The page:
So, after hearing about the kid, I was re-evaluating that character as either total Costco Kirkland Evil by the pallet, or just disturbed somehow. But not the Left Bank! They had become wedded to their Palindrome and were not going to let go. Only now, after enough stuff has come out to show this guy probably needs to go back to the mothership is the Left Bank subsiding.

    That’s a disturbing thing with the Left. They will go on through this and pretend there own colossal error and grudging acceptance of this guy as just a nut and not their treasured Palindrome Prime never happened. They do not evaluate mistakes in terms of failures of their own judgement, but in failures to communicate, or someone else tricked them, or, or, or…

    One thing I think you can say with utter conviction though that is kind of fun play of words from the Lefty Warmer crowd is to tell Keith Olbermann et al that Jared Lee Laughner being a complete and utter Crazy is “Settled Science!”

    1. “The initial details were pretty compelling to inserting Milita Man into the murder’s image:…”

      There’s something about disaffected guys in their early twenties–that don’t feel like they have a shot at much of anything, especially a nice girlfriend? That’s the same the world over.

      In Palestine, they become easy to recruit as suicide bombers; in Afghanistan, they get recruited to join the Mujaheddin; in Compton, they tend to join gangs; when I was younger, they used to become nazi skinheads…

      There’s something that goes wrong with guys in their twenties when they don’t feel like they have a legitimate shot at a nice girl and success–and it seems to be universal. It all seems to go the same way.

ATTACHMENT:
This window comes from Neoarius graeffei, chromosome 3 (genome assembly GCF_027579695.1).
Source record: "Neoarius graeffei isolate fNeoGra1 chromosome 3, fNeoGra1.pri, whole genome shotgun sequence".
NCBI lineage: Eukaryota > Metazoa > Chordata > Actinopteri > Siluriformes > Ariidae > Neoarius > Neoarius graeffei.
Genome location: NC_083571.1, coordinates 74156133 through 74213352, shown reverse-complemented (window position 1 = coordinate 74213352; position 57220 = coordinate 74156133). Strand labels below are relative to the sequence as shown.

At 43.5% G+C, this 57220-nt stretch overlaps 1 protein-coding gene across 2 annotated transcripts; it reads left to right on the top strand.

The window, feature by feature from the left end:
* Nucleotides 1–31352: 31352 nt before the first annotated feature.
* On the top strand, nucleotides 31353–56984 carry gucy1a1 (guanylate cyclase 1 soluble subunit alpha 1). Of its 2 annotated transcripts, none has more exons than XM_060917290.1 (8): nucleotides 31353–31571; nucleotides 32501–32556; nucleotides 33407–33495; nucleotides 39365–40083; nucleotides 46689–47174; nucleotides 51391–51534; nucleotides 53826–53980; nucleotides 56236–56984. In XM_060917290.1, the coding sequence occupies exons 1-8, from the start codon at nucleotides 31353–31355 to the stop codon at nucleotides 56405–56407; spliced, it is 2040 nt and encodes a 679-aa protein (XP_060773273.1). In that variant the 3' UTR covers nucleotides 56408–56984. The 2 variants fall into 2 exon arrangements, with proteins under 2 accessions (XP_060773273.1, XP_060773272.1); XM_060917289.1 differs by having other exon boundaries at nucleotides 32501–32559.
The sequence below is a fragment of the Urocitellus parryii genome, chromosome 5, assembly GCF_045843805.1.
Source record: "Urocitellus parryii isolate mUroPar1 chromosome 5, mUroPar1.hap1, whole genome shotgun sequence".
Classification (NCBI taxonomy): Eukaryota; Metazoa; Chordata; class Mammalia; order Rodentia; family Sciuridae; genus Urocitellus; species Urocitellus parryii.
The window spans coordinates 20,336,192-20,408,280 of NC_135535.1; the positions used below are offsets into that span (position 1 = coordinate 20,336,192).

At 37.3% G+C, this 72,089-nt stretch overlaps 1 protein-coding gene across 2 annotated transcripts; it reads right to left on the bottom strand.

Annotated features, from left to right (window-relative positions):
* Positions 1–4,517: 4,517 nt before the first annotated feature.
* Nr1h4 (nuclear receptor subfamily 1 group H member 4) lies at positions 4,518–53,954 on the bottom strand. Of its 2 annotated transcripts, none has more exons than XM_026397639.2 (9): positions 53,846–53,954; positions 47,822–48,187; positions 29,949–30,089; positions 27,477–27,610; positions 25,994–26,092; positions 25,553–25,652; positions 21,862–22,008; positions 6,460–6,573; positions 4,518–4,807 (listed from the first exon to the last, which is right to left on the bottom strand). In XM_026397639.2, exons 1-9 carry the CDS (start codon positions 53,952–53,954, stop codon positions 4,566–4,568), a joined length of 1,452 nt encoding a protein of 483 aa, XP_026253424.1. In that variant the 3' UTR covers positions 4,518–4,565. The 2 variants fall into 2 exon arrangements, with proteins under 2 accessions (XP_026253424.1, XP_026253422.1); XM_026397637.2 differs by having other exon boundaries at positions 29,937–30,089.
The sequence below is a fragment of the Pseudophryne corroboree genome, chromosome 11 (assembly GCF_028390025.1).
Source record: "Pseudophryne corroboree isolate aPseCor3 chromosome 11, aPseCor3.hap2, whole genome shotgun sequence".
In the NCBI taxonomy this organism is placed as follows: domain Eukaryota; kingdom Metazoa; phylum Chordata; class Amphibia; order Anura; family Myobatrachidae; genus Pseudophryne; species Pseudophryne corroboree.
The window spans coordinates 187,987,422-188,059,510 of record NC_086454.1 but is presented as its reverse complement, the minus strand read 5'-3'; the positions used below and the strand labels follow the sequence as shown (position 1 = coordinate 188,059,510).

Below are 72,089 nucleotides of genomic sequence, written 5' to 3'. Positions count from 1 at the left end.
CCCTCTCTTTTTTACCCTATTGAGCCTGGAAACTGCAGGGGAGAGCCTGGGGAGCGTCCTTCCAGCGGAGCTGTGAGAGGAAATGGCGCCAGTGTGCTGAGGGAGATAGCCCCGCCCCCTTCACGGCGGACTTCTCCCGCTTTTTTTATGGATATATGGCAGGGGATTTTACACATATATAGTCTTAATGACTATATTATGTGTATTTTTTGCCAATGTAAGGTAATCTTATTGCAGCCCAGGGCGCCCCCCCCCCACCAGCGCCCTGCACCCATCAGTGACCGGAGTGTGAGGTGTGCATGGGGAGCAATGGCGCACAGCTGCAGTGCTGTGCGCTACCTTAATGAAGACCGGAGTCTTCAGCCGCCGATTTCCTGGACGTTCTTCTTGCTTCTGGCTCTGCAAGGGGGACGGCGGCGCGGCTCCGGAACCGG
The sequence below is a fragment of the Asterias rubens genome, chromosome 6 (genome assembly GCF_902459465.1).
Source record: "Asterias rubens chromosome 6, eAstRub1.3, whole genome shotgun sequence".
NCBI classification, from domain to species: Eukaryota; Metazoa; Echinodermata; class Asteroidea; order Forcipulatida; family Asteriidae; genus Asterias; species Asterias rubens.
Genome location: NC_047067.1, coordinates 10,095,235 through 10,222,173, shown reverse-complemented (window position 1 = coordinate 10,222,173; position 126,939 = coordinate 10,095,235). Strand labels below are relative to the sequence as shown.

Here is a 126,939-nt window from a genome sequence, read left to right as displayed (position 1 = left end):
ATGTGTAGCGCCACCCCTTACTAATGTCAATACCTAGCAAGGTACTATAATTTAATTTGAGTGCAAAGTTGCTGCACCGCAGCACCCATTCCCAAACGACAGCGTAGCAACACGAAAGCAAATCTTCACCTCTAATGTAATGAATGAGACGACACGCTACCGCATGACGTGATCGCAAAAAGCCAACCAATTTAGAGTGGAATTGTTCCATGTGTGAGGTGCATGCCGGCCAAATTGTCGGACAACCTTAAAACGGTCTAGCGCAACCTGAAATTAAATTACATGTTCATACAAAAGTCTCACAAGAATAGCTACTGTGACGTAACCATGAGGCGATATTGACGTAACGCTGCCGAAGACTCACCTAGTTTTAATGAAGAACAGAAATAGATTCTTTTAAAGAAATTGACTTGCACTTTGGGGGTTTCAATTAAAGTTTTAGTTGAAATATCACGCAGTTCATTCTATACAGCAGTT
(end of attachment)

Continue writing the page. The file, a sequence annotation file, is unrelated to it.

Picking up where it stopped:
Some of them may break a little differently and become religious fanatics rather than skinheads, but wherever you go in the world, show me some guys in their early twenties who don’t feel like they have a legitimate shot at a girl and success? …and I’ll show you some of the same symptoms. That’s the stereotype I tend to see.

      In Mexico, they become narco-traffickers; in Eastern Europe, they join organized crime. It’s all the same thing.

      This guy was so disaffected and rejected because he apparently had some serious mental problems–and evolution’s just downright mean in terms of appealing to females when you have a mental problem.

      But I see the same stereotype too–guys in their early twenties having problems coping with rejection…

      Misogyny always seems to feature big with these guys too–like Jim Morrison said, “Women seem wicked when you’re alone.” It’s almost become like little kids killing pets = future serial murderer to me.